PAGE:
FOR THE MOMENT, anyway, the President seems to have come out at the right place on his neutron-weapons decision. He has kept in train the activities that will make production of those weapons possible within about a year's time (that is, he has not called off production); and he has said that he will decide "later" whether actually to start up such production when it becomes possible to do so. The production decision, Mr. Carter said in a statement issued from the White House on Friday, would be "influenced by the degree to which the Soviet Union shows restraint in its conventional and nuclear arms programs and force deployments affecting the security of the United States." Meanwhile, the relevant weapons will be modernized and made ready to receive either the neutron or other improved shells and warheads.
The President, in our view, has conditioned his decision on precisely the right things: Soviet restraint in the relevant categories of military action - not on some tangentially "linked" Soviet enterprise. And he has publicly committed the U.S. governmnt to go forward with needed modernization of the affected weapons whether the ends result will be neutron warheads and shells or not. This is as it should be. The question of whether or not the United States should proceed with production of neutron weapons and whether the NATO countries should accept them was - and remains - a legitimate and dead serious public issue. But there was something skewed, even grotesque, in the way the thing had come to be perceived as a question of whether or not the United States would embark on some villainous, Strange-lovian enterprise likely to introduce a new element of horror into the East-West military balance.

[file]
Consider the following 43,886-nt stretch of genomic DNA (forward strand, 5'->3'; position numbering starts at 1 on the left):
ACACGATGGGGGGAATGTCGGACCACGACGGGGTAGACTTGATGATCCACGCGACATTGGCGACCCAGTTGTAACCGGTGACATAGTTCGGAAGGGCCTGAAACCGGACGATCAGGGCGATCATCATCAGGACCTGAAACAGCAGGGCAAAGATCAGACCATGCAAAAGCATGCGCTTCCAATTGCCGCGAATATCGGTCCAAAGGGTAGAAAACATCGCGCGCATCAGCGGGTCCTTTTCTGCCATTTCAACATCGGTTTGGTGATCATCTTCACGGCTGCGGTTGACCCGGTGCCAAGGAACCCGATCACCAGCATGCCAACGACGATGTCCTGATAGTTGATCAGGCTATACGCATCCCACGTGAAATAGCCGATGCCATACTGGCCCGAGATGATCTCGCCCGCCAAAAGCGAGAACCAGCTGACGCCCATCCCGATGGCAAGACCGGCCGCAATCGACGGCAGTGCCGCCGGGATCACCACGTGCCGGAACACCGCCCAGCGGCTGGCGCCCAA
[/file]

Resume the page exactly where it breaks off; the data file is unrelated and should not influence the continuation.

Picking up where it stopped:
In saying we think Mr. Carter has come out at the right place "for the moment," we mean to suggest that the wisdom and merit of his decision can only be proved out in the months ahead. The point is that, if this exercise in bargaining is to have the right effect, the position Mr. Carter now takes must be plausible and real: It will have to be indicated to the Russians that he is not just sitting by his telephone waiting for an overture or a vague promise to talk about talking to use as an excuse for decidding against production. It will have to be demonstrable that the neutron option is one he will only pick up or forgo for clear and practical reasons of military defense. It will have to be demonstrable, in other words, that Mr. Carter is absolutely serious about and and committed to the position he tood on Friday.
We are bound to say that is likely to be somewhat easier now that he has a rather clearer signal from the key NATO countries than he did before the recent flap. And to some extent Mr. Carter's own apparent backing and filling on the issue could be explained by the spot those NATO countries had put him in - wishing the United States not just to take the lead on neutron weapons, but also to take all the political heat. Events of the past week or so have at least got the Germans and some others to record publicly their private positions on the question. In fact, the politics of the neutron decision, especially in Western Europe, are almost as complicated as the chemistry and physics involved. And there is, both here and abroad, a certain amount of political (or "image") damage for Mr. Carter to try to undo in relation to what went before. But we think the President, who has made plain both his keen desire to turn down the nuclear-weapons competition and (now) his unwillingness to do so unilaterally in the face of a Soviet weapons build-up, has made a good start.